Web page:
BBC Received 109,741 Complaints For Its Coverage Of Prince Philip’s Death | Flashes

BBC Received 109,741 Complaints For Its Coverage Of Prince Philip’s Death | Flashes

BBC Received 109,741 Complaints For Its Coverage Of Prince Philip’s Death | Flashes

Google Earth, the service to consult satellite images of the Earth, has added a new “Timelapse” function to observe the changes in large portions of the territory in recent decades. The system allows you to select a geographic area and then scroll through the satellite images of that area collected over the years, stored and mapped by Google. A similar function existed previously, but it was less simple to use and more limited.

Timelapse can be used through the browser version of Google Earth, both to do research on specific areas of the planet, and to observe a selection of places chosen by Google and divided into thematic areas.

For example, it is possible to observe the evolution over time of some metropolises such as Beijing (China), New York (United States) and Osaka (Japan), or verify the changes in the territory due to deforestation, mining activities, the construction of new infrastructure and the effects of climate change on glaciers.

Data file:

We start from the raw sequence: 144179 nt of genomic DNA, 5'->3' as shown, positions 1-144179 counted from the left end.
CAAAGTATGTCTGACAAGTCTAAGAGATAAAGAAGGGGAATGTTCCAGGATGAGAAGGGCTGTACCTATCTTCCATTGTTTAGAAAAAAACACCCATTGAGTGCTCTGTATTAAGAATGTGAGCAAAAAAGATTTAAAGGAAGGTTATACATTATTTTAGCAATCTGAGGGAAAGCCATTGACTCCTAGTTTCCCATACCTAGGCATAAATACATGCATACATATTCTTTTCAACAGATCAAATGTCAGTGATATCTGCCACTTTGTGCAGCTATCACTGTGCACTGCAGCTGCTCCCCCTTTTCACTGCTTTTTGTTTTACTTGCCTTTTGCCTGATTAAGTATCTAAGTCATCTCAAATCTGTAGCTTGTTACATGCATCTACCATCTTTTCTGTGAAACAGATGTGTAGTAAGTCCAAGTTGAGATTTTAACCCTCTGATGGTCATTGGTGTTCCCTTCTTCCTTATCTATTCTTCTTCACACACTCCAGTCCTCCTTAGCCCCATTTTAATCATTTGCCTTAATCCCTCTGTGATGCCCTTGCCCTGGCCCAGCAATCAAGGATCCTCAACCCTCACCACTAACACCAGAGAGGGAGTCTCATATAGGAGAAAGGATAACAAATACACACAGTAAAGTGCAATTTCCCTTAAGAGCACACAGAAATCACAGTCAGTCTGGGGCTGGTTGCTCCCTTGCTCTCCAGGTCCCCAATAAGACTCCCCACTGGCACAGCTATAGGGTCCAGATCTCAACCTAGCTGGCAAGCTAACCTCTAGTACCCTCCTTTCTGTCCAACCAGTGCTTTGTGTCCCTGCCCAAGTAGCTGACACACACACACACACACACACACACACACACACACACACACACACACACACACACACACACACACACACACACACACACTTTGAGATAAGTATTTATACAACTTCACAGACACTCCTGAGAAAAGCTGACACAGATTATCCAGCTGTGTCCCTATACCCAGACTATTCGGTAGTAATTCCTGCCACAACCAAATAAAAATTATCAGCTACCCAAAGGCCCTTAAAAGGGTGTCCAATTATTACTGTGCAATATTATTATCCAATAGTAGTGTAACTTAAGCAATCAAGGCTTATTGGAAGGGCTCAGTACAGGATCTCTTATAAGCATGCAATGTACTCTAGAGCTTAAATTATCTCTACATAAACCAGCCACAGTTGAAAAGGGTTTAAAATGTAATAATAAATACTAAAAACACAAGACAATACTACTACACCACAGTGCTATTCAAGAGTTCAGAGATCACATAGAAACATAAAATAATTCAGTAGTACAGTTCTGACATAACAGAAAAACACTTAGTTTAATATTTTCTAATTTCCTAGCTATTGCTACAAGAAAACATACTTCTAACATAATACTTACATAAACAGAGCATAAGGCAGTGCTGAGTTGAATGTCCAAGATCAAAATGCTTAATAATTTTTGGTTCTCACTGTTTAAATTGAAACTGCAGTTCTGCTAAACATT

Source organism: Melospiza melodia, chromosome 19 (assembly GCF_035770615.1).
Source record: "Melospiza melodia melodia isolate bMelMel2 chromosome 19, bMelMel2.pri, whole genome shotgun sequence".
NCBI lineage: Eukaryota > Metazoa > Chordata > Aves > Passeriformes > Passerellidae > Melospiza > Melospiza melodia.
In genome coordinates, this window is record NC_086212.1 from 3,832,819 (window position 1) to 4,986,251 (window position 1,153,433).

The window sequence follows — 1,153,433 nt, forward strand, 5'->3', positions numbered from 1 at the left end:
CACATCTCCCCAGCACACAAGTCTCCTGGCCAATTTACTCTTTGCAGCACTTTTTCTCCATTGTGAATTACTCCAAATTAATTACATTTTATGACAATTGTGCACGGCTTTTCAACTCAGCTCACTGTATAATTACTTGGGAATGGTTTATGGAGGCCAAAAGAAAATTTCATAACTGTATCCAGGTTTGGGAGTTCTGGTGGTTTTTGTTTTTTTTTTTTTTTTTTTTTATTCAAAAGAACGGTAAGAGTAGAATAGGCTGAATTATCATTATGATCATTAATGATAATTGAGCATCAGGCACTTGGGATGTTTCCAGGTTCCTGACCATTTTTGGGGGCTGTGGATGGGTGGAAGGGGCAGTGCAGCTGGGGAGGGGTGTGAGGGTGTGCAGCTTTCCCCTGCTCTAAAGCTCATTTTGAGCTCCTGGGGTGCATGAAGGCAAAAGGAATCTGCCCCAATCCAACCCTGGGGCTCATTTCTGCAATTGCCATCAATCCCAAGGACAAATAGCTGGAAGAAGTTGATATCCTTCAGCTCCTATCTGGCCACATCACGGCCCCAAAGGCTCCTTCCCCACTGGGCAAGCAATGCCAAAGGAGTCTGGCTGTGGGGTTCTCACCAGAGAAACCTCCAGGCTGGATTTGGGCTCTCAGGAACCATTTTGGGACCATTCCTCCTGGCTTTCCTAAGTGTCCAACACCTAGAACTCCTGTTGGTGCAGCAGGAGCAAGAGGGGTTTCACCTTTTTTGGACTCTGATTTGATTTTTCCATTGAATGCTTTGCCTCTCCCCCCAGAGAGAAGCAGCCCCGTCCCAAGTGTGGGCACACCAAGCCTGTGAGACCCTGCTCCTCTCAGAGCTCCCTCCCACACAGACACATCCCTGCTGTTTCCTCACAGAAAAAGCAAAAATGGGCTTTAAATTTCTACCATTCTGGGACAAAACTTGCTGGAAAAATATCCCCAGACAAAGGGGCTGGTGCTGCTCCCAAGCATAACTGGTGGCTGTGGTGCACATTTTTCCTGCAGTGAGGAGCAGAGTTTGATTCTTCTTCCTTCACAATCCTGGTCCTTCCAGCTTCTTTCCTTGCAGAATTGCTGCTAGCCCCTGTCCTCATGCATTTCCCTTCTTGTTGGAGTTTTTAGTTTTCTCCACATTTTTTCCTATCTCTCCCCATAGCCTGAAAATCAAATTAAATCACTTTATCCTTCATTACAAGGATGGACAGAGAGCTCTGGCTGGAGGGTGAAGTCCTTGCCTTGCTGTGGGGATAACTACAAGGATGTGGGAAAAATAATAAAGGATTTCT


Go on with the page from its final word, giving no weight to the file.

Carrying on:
To make Timelapse, Google added approximately 24 million satellite images to its service, collected over a period of time between 1984 and 2020. The images were then merged and superimposed, so as to match the places in the course. of their evolution.

The images of the early Eighties are less defined than the more recent ones, but it is still possible to appreciate the change of the territory, especially on a large scale.

The service was made possible in part thanks to the availability of numerous satellite images in the public domain, provided by collaborations and Earth observation programs in the United States and the European Union. Many images derive from the US Landsat program and the European Copernicus program, one of the most important consortia for the study of the Earth from Space.

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